A few surprises snagged journalism’s top honor this year, including the relatively small Post and Courier of Charleston, S.C., and Bloomberg News, which won its first. Newsrooms from Buffalo to Houston may cheer, but some question the need, and the honor, of a prize selected behind closed doors. In the ultimate irony, one of the small-town writers whose project won isn’t even in journalism anymore — he’s turned to PR, because he couldn’t pay his rent. So much for the future of the industry.
We’re all primates, after all. A New York judge has ruled that Hercules and Leo, research chimps at Stony Brook University, have the right to legally challenge their imprisonment. This is the first time habeas corpus has been applied to animals in a U.S. court, giving them the ability to fight for bodily liberty. At a May 6 hearing, the school must provide a compelling reason for keeping the duo behind bars, or they’ll be freed — which could set a precedent for other research animals.
It’s not easy being green. But it’s a bit easier when a tiny, chartreuse amphibian with bugged-out eyes bears a more-than-passing resemblance to a beloved Muppet. Scientist Brian Kubicki has found six specimens of a new semi-translucent glass frog, called Hyalinobatrachium dianae, in the Talamanca Mountains. Because glass frogs are so fragile — with skin so thin their organs are visible — Kubicki attributes their existence to a healthy Costa Rican ecosystem that allows less-hardy creatures to flourish.
It was a fine 4/20 present. The network has picked up High Maintenance, a popular comedy web series about a pot dealer. The show, originally produced by streaming site Vimeo, was created by married couple Katja Blichfeld and Ben Sinclair and follows a bearded Brooklynite who delivers weed by bicycle. The series will be just six episodes long, but HBO plans to stream all 19 existing webisodes in a deal that is bound to further blur the lines between TV and the Internet.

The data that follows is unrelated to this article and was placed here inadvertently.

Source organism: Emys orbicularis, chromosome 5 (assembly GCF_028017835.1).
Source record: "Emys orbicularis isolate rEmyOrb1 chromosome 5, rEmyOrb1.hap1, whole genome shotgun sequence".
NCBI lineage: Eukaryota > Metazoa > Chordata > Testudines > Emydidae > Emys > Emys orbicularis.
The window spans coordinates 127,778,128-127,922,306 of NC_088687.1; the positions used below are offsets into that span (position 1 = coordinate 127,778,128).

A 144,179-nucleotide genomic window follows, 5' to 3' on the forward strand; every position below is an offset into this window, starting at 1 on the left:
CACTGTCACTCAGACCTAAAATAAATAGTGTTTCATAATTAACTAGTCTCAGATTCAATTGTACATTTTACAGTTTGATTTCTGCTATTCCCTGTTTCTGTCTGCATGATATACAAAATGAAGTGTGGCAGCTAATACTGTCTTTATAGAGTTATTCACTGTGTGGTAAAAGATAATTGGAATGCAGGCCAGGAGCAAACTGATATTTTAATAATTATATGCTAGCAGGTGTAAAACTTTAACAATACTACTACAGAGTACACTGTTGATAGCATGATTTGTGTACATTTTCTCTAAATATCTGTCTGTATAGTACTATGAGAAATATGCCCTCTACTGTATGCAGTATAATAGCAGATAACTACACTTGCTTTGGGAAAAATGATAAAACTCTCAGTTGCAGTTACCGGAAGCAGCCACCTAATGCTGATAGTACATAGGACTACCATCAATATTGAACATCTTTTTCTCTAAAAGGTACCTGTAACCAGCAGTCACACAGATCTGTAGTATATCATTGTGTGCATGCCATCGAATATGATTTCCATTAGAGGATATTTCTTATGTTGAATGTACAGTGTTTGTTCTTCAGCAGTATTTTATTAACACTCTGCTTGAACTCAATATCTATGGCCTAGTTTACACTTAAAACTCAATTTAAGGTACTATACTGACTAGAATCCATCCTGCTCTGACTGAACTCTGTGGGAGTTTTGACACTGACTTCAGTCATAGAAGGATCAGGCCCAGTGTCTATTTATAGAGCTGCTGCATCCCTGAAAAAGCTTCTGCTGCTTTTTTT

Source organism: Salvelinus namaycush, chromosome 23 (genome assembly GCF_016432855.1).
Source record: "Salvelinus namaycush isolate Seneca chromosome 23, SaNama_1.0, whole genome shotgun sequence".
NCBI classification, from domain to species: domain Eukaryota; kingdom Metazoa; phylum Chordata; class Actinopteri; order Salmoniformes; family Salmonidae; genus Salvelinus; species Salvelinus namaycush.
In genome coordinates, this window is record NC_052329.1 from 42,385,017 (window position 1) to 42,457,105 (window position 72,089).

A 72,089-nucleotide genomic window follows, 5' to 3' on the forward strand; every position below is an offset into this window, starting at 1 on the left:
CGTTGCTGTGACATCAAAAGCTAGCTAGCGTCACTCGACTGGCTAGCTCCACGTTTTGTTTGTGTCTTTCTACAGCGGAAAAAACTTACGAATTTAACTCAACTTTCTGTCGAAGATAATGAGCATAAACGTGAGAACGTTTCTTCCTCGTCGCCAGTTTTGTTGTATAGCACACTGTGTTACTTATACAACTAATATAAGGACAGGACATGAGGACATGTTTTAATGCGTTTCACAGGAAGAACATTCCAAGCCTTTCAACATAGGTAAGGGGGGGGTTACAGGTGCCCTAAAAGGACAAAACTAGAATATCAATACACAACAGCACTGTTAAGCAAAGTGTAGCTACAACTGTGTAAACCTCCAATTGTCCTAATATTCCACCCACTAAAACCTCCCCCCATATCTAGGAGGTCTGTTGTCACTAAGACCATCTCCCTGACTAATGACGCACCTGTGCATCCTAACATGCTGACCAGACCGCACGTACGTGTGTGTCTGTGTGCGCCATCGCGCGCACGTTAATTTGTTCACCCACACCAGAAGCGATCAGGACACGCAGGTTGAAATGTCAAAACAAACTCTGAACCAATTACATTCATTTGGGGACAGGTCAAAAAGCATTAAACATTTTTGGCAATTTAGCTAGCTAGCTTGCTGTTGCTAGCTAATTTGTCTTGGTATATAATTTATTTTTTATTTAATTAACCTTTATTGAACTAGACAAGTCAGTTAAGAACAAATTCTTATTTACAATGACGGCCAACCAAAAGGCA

It’s a whole new shell game. The Illinois-based food conglomerate is eliminating fake coloring from Original Kraft Macaroni & Cheese, replacing it with natural dyes like paprika, annatto and turmeric. The removal of artificial pigments takes effect next January in the U.S., and the synthetic ingredients — one of which has been linked to hyperactivity in children — will disappear from Canadian shelves by the end of 2016. But it’s unclear whether other Kraft favorites, like JELL-O or Kool-Aid, will follow suit.
Rangers like leading the way. After dropping the previous game at home, New York returned to their typical suffocating form, beating the Penguins 2-1 yesterday in Pittsburgh to lead the series 2-1. With just 11 shots in the first two periods, Sidney Crosby’s Pens brought too little pressure too late to challenge Henrik Lundqvist and the Rangers’ strong defensive play. Fans will be looking to see whether once-great Pittsburgh can find its magic for a two-all draw in Game 4 at home tomorrow.